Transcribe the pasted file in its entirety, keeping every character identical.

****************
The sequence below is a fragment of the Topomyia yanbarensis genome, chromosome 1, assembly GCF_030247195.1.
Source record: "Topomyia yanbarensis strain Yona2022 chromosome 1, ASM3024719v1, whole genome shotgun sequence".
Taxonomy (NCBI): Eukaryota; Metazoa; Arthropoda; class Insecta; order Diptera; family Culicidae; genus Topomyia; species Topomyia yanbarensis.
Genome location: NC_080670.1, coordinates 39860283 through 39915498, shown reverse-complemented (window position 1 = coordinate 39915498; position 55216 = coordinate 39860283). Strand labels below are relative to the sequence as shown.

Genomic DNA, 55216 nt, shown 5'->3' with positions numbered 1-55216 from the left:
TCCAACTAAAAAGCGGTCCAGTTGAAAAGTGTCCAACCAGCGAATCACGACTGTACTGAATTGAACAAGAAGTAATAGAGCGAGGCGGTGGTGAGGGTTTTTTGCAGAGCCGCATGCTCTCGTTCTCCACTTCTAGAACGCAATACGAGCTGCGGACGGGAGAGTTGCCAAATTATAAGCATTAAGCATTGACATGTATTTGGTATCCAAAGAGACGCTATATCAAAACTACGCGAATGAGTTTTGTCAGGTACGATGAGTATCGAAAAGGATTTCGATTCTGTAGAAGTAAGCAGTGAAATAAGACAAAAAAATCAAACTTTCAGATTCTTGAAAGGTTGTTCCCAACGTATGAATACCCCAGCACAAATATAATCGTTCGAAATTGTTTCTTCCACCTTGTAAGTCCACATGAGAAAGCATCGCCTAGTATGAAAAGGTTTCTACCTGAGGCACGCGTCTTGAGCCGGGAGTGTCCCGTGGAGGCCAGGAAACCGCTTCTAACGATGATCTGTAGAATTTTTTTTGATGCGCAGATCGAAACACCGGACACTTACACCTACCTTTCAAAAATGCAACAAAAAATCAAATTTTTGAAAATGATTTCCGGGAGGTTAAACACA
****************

The sequence below is a fragment of the Topomyia yanbarensis genome, chromosome 1, assembly GCF_030247195.1.
Source record: "Topomyia yanbarensis strain Yona2022 chromosome 1, ASM3024719v1, whole genome shotgun sequence".
Taxonomy (NCBI): Eukaryota; Metazoa; Arthropoda; class Insecta; order Diptera; family Culicidae; genus Topomyia; species Topomyia yanbarensis.
Genome location: NC_080670.1, coordinates 39860283 through 39915498, shown reverse-complemented (window position 1 = coordinate 39915498; position 55216 = coordinate 39860283). Strand labels below are relative to the sequence as shown.

Genomic DNA, 55216 nt, shown 5'->3' with positions numbered 1-55216 from the left:
TCCAACTAAAAAGCGGTCCAGTTGAAAAGTGTCCAACCAGCGAATCACGACTGTACTGAATTGAACAAGAAGTAATAGAGCGAGGCGGTGGTGAGGGTTTTTTGCAGAGCCGCATGCTCTCGTTCTCCACTTCTAGAACGCAATACGAGCTGCGGACGGGAGAGTTGCCAAATTATAAGCATTAAGCATTGACATGTATTTGGTATCCAAAGAGACGCTATATCAAAACTACGCGAATGAGTTTTGTCAGGTACGATGAGTATCGAAAAGGATTTCGATTCTGTAGAAGTAAGCAGTGAAATAAGACAAAAAAATCAAACTTTCAGATTCTTGAAAGGTTGTTCCCAACGTATGAATACCCCAGCACAAATATAATCGTTCGAAATTGTTTCTTCCACCTTGTAAGTCCACATGAGAAAGCATCGCCTAGTATGAAAAGGTTTCTACCTGAGGCACGCGTCTTGAGCCGGGAGTGTCCCGTGGAGGCCAGGAAACCGCTTCTAACGATGATCTGTAGAATTTTTTTTGATGCGCAGATCGAAACACCGGACACTTACACCTACCTTTCAAAAATGCAACAAAAAATCAAATTTTTGAAAATGATTTCCGGGAGGTTAAACACA